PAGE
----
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Political EducationBlack Politics and Education Reform in Chicago since the 1960s$
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Elizabeth Todd-Breland

Print publication date: 2018

Print ISBN-13: 9781469646589

Published to North Carolina Scholarship Online: May 2019

DOI: 10.5149/northcarolina/9781469646589.001.0001

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Chicago School Reform

Chicago School Reform

Harold Washington and a New Era of Decentralization

(p.143) 5 Chicago School Reform
Political Education

Elizabeth Todd-Breland

University of North Carolina Press

This chapter analyzes the racial politics of Mayor Harold Washington’s election, his education summit, and the supporters and critics of the 1988 Chicago School Reform Act. Harold Washington’s election as the first Black mayor of Chicago in 1983 was heralded by many as the ultimate attainment of Black Power and the success of the local Black Freedom Movement. His electoral victory was grounded in years of grassroots struggle by Black organizers fighting for integration, community control, and Black empowerment. While historians have largely considered the 1980s as a product of the political triumph of conservatism and the “Reagan revolution,” in Chicago a Black-led, urban, antimachine, progressive coalitional politics led to Washington’s electoral victory. The disparate programmatic and ideological camps detailed in previous chapters (desegregation activists, community control organizers, founders of independent Black institutions, Black educators) staked claims in Mayor Washington and his political organization. The politics of Washington’s education reform summits, however, exposed the fractures within this political coalition. The interracial and intraracial struggles over school reform in Chicago during the 1980s reveal the tensions between a politics of racial representation and a politics of progressive transformation and prefigure the increased privatization of public education in the decades that followed.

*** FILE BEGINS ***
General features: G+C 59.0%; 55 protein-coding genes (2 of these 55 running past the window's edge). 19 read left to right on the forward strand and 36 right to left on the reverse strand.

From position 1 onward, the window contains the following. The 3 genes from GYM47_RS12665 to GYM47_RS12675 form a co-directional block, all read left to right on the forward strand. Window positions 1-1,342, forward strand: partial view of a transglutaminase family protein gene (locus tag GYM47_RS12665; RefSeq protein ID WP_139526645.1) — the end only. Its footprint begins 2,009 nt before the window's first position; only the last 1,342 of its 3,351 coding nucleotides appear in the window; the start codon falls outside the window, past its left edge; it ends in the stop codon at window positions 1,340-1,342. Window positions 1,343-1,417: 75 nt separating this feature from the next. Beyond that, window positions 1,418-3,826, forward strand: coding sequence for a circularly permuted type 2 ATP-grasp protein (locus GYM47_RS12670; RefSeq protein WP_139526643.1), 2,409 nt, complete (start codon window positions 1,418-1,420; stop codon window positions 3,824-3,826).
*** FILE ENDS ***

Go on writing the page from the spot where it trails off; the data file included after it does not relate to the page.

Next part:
Keywords:   Harold Washington, Black Power, African-American/Black politics, Black Freedom Movement, Chicago School Reform Act, education reform, machine politics, decentralization, local school council, Reagan administration

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